PAIN+-+ED+-+PAPER+-++A+WEEK+OF+PAIN+IN+THE+ED+-+BJP-+FINAL.pdf (765.5 kB)
A week of pain in the Emergency Department
journal contributionposted on 2017-08-31, 09:59 authored by Hilary Sarah Thornton, Joseph Reynolds, Timothy J. Coats
Background: Pain is a common complaint in patients attending the emergency department and historically it is under-assessed and undertreated. Previous research is heterogeneous and does not well describe pain in emergency departments (EDs) over time. Our aim was to describe pain in a UK emergency department by using a sample that included every adult attendance over the course of one week. Methods: We retrospectively reviewed every adult attendance (N=1872) over 1 week to the emergency department of a large English NHS District General Hospital. We noted the initial pain score and, if the initial score was ≥5, the final recorded pain score. We categorised attendances as ‘illness’ or ‘injury’. Results: 62.1% of patients had a pain score recorded, of whom 50.7% had a pain score of zero. Median pain score was 6/10 in patients with pain. 58% had a second score recorded. More patients with illness than injury had a second score recorded. Most patients had an improvement in their pain, however around one third had no change or worse pain at the end of their ED stay. Conclusion: We have defined the incidence, severity and change in pain in an Emergency Department over one week. This information will underpin the design of future studies aimed at improving patient care in this important area of emergency medicine practice.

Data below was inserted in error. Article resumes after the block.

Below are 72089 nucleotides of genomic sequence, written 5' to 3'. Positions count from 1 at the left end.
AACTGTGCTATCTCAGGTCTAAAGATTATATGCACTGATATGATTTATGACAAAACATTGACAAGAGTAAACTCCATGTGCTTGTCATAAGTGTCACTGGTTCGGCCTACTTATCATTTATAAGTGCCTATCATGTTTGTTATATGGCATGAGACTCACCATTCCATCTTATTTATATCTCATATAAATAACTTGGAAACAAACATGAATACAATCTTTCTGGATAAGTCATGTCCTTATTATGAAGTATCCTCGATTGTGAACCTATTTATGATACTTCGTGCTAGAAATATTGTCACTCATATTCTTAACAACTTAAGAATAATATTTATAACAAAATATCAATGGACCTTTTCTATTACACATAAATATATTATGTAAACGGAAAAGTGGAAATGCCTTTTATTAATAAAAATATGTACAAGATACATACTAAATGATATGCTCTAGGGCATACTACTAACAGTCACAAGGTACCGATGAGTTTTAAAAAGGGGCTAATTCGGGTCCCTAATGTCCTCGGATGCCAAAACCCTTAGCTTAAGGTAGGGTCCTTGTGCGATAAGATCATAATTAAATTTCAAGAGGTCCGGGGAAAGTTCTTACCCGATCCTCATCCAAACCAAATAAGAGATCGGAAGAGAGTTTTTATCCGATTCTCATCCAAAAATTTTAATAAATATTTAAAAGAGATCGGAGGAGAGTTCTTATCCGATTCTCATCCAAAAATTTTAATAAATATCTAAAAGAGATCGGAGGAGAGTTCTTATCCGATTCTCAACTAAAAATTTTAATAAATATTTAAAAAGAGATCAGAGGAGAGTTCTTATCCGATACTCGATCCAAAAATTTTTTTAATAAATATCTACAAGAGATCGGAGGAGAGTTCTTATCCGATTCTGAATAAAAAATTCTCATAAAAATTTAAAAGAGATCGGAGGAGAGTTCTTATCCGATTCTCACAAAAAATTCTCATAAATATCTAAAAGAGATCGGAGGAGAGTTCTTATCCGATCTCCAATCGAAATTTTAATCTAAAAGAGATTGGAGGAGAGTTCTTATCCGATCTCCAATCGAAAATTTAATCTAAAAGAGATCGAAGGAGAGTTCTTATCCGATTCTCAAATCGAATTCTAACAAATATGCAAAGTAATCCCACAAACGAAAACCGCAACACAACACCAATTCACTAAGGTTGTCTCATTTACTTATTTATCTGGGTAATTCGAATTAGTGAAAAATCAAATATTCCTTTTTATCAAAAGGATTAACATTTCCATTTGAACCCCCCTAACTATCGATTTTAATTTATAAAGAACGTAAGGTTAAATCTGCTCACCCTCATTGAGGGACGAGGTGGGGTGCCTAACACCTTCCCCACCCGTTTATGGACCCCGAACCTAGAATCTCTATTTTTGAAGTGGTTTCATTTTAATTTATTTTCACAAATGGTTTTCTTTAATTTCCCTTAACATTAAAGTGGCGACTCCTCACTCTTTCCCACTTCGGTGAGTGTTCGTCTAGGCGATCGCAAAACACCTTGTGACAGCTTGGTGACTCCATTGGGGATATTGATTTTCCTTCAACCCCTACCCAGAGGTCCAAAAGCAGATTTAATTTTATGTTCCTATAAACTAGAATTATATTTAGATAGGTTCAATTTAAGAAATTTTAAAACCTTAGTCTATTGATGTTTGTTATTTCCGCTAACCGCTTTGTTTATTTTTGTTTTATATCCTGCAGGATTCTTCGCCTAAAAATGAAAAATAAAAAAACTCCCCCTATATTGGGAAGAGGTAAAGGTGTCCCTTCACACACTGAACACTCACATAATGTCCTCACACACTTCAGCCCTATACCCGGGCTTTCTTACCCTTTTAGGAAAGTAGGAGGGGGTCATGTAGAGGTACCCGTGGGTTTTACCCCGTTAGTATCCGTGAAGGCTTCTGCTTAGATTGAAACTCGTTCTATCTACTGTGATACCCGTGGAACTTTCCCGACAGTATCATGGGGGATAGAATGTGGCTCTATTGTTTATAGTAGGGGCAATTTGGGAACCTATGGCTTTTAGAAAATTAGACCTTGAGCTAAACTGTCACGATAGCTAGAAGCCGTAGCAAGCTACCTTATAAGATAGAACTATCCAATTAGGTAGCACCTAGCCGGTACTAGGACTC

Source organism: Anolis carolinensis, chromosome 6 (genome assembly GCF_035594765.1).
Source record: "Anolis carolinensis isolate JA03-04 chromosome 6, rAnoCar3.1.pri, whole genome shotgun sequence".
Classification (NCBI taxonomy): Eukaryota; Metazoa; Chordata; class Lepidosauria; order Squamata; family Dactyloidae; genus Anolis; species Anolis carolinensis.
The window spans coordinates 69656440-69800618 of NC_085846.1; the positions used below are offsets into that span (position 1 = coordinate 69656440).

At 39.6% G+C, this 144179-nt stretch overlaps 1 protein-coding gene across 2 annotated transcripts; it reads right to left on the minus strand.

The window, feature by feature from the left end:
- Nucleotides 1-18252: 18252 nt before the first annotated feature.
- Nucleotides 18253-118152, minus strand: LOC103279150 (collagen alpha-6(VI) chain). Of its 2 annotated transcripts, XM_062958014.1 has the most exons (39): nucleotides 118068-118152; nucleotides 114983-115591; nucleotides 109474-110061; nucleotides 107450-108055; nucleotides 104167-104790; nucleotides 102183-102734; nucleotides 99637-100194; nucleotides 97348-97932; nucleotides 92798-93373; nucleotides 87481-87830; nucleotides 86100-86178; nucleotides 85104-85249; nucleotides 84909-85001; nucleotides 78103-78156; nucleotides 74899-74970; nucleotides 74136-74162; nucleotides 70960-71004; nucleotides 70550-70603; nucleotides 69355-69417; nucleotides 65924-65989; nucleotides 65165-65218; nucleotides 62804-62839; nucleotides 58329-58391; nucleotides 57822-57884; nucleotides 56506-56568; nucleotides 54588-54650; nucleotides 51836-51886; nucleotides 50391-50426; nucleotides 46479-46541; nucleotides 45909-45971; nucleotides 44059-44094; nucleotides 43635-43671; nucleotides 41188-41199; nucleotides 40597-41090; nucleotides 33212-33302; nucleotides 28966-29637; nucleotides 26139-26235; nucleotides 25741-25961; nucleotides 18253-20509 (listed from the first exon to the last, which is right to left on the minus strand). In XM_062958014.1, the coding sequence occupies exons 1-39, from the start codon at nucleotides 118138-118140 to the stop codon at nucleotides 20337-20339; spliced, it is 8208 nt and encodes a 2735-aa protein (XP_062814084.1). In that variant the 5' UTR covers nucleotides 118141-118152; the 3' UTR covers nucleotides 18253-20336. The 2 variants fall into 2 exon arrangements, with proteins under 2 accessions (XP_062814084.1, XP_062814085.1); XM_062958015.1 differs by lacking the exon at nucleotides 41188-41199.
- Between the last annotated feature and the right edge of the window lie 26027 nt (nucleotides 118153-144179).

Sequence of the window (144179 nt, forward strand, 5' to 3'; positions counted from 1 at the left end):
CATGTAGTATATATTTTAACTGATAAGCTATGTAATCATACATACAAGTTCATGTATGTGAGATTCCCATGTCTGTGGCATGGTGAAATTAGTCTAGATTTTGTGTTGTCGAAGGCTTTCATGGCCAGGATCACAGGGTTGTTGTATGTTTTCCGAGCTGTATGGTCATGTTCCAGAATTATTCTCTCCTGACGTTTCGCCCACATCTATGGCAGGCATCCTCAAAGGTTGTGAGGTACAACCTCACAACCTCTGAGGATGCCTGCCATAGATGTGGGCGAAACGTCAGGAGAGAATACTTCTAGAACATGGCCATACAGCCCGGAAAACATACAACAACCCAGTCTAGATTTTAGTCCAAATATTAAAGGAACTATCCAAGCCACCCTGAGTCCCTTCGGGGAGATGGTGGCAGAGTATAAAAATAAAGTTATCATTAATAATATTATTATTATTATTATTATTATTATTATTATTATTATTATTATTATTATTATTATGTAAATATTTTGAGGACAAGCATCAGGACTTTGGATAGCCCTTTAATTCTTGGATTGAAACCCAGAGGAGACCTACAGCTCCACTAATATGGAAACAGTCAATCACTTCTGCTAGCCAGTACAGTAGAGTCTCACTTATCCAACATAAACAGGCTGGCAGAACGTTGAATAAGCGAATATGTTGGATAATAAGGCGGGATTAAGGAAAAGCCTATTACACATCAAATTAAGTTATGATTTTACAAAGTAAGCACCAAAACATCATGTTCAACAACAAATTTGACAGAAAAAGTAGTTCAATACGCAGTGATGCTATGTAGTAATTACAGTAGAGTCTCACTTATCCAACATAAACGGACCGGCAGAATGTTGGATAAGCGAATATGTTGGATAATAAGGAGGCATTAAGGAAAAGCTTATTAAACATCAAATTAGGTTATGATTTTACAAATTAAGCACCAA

CitationBritish Journal of Pain, 2017
Author affiliation/Organisation/COLLEGE OF MEDICINE, BIOLOGICAL SCIENCES AND PSYCHOLOGY/School of Medicine/Department of Cardiovascular Sciences
- AM (Accepted Manuscript)